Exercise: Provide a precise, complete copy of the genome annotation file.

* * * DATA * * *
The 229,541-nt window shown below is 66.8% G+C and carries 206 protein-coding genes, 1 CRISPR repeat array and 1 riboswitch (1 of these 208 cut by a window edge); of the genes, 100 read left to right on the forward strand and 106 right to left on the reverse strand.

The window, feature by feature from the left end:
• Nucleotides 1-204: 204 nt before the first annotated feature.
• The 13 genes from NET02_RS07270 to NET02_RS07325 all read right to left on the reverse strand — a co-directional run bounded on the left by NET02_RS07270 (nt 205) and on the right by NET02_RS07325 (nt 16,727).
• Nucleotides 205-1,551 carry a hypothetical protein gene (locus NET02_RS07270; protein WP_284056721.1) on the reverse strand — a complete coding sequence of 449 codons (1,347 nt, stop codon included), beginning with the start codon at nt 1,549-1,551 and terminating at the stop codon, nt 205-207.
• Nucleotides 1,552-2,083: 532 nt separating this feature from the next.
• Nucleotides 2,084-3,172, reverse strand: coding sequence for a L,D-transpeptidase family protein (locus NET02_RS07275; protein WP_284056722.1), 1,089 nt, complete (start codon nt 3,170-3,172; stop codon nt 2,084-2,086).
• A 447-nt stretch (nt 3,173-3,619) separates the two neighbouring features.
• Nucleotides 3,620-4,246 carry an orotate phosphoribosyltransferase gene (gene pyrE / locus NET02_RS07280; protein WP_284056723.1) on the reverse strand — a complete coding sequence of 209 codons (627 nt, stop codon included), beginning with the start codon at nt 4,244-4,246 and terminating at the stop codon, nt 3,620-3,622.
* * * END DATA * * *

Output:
The 229,541-nt window shown below is 66.8% G+C and carries 206 protein-coding genes, 1 CRISPR repeat array and 1 riboswitch (1 of these 208 cut by a window edge); of the genes, 100 read left to right on the forward strand and 106 right to left on the reverse strand.

The window, feature by feature from the left end:
• Nucleotides 1-204: 204 nt before the first annotated feature.
• The 13 genes from NET02_RS07270 to NET02_RS07325 all read right to left on the reverse strand — a co-directional run bounded on the left by NET02_RS07270 (nt 205) and on the right by NET02_RS07325 (nt 16,727).
• Nucleotides 205-1,551 carry a hypothetical protein gene (locus NET02_RS07270; protein WP_284056721.1) on the reverse strand — a complete coding sequence of 449 codons (1,347 nt, stop codon included), beginning with the start codon at nt 1,549-1,551 and terminating at the stop codon, nt 205-207.
• Nucleotides 1,552-2,083: 532 nt separating this feature from the next.
• Nucleotides 2,084-3,172, reverse strand: coding sequence for a L,D-transpeptidase family protein (locus NET02_RS07275; protein WP_284056722.1), 1,089 nt, complete (start codon nt 3,170-3,172; stop codon nt 2,084-2,086).
• A 447-nt stretch (nt 3,173-3,619) separates the two neighbouring features.
• Nucleotides 3,620-4,246 carry an orotate phosphoribosyltransferase gene (gene pyrE / locus NET02_RS07280; protein WP_284056723.1) on the reverse strand — a complete coding sequence of 209 codons (627 nt, stop codon included), beginning with the start codon at nt 4,244-4,246 and terminating at the stop codon, nt 3,620-3,622.